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The Hitler Avatar and His Masochistic Priestess

The Hitler Avatar and His Masochistic Priestess

Update: 2021-12-301
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Everyone knows who the Nazis were and what the Nazis did. Many also know what they, at least Hitler, generally believed. But far fewer actually understand what animated the truest of the true believers who saw Hitler as their prophet and savior. Far fewer still understand that much of this philosophical animating force didn't even concern Germany or the Germanic people as they saw them.



So disgusted were they--at the occasional exasperation and even mockery of the Fuhrer himself--at the trajectory of European history in general and German history in particular that they searched far and wide for exotic, foreign justifications for the National Socialist mission. Evidence of this can be seen with some of these Nazi elites--folks like Alfred Rosenberg, the "Nazi philosopher" and of course Heinrich Himmler--but no better can this evidence of masochistic pride be seen in the figure cut by a one Savitri Devi.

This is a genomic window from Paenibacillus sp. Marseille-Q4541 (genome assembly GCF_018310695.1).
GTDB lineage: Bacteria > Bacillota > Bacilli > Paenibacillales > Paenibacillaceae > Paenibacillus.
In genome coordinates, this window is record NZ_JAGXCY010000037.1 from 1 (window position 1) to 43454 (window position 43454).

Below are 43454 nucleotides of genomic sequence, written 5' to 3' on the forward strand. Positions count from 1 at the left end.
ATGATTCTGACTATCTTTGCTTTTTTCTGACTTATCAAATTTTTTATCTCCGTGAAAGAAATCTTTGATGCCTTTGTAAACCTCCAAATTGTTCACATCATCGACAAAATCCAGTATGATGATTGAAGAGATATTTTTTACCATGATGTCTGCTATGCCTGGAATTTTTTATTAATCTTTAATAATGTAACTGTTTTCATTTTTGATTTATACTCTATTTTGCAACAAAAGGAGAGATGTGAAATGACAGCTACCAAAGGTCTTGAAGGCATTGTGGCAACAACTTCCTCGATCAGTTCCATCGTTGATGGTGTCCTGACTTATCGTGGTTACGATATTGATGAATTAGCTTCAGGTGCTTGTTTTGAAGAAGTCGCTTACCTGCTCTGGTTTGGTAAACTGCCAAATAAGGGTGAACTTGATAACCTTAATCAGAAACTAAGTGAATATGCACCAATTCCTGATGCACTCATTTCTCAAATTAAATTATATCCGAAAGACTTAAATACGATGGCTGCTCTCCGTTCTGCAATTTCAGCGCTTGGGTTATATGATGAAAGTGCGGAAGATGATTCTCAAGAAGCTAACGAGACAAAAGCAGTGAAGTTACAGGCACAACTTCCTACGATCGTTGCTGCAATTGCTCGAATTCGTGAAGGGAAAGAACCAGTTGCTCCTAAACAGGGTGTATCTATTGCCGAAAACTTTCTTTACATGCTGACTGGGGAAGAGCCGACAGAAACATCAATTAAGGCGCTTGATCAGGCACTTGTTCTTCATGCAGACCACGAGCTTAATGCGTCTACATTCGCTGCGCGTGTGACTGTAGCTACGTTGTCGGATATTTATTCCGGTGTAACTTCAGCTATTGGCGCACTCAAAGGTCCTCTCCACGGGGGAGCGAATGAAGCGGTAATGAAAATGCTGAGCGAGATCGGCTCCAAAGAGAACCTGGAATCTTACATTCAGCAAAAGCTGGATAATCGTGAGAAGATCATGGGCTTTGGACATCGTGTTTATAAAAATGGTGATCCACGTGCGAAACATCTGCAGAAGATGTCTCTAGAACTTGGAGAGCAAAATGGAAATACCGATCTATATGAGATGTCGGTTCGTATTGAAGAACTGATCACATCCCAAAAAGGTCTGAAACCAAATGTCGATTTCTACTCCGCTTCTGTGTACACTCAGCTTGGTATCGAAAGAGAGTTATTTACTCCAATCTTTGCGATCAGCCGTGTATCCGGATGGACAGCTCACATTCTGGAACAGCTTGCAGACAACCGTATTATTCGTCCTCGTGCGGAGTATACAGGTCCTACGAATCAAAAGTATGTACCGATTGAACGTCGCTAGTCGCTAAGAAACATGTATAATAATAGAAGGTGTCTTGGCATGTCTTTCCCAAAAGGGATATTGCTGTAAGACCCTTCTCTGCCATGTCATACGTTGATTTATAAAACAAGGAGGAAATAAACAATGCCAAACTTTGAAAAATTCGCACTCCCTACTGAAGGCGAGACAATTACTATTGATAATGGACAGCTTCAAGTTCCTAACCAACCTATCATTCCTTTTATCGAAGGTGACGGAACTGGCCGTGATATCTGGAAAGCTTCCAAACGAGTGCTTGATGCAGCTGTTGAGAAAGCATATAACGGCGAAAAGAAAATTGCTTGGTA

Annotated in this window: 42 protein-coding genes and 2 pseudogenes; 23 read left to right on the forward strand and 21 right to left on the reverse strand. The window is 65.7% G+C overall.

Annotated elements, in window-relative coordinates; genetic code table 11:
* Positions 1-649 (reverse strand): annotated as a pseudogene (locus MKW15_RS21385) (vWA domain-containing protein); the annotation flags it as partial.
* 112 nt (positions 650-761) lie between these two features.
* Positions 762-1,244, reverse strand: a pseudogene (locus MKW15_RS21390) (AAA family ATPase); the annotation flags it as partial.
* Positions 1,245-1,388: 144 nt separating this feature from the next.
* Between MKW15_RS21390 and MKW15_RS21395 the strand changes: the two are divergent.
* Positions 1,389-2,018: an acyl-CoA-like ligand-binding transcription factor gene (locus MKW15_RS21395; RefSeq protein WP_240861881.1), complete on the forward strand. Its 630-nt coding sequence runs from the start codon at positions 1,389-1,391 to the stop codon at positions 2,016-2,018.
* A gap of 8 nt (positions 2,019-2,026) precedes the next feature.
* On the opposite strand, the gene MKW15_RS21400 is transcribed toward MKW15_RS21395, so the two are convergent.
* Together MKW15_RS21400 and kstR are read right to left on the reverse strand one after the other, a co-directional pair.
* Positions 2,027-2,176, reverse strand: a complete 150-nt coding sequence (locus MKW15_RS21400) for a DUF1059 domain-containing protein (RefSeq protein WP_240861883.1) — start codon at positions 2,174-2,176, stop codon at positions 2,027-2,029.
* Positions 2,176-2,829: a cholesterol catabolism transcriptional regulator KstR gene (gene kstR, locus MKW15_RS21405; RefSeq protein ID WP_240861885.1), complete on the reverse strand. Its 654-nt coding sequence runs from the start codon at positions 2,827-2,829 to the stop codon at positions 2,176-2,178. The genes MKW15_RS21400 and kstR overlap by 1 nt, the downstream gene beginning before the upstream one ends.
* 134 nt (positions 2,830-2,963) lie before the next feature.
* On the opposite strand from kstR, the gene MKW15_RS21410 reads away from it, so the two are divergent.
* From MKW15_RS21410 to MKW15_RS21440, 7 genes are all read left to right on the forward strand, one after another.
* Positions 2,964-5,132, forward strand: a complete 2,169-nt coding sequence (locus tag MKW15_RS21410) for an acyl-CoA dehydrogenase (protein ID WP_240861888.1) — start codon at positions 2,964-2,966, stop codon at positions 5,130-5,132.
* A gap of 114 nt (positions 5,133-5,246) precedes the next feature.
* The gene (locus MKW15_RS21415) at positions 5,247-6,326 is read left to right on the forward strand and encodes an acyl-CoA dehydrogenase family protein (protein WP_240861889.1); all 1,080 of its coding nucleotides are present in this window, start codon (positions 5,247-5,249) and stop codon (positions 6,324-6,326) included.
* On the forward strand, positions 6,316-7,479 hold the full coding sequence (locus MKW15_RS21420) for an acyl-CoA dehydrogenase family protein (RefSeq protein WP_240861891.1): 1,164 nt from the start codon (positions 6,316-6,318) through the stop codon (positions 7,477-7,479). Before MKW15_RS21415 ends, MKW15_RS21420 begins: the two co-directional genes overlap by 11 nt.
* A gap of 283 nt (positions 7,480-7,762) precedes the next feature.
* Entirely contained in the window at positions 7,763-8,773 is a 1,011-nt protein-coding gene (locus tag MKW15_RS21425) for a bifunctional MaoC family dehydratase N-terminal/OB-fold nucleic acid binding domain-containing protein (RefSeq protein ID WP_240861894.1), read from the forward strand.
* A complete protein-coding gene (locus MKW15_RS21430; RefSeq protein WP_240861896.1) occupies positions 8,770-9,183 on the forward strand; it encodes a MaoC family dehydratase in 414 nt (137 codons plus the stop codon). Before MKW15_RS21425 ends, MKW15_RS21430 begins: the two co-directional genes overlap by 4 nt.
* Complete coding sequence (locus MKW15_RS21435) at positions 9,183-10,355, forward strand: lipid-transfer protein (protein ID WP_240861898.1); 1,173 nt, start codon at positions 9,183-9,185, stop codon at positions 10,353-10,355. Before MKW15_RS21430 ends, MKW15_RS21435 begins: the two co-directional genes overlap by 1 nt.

This episode of History Impossible is, to put it bluntly, trying something a little bit different and even a bit out of your humble host's comfort zone. What began as a simple story about a true radical figure that we might call "the first neo-Nazi" has become something...different. Drawing upon a lot of the elements covered in Werewolves of the Fourth Reich and the Muslim Nazis series, this special episode of sorts seeks to really try and answer the question: what even was Nazism, from a philosophical perspective? Many of the conclusions are my own and by no means are they endorsed by any of the figures and writers I quote from, but I found them compelling--if still very oblique--conclusions and figured if I didn't put them out there here, where else would I? 



This is all done through the lens of looking at the story of Maximiani Portas, a Greek-French woman who left Europe in her 20s to search for the source of the mythic Aryan people in India. There, animated by her hatred of the Jews in particular and the Judeo-Christian West in general, she converted to Hinduism, took up the name Savitri Devi, and began her crusade for the man she considered her avatar, a "Man Against Time", Adolf Hitler. While she became more well-known in the decades following the war, the philosophy of history to which she subscribed didn't come out of nowhere and didn't have its own connections to Nazi thought.



Through Devi, her work, and her twisted view of existence, it's possible that we can finally catch a better glimpse at some of the seemingly impossible forces that animated the greatest villains of the 20th century.



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The Hitler Avatar and His Masochistic Priestess

The Hitler Avatar and His Masochistic Priestess

Alexander von Sternberg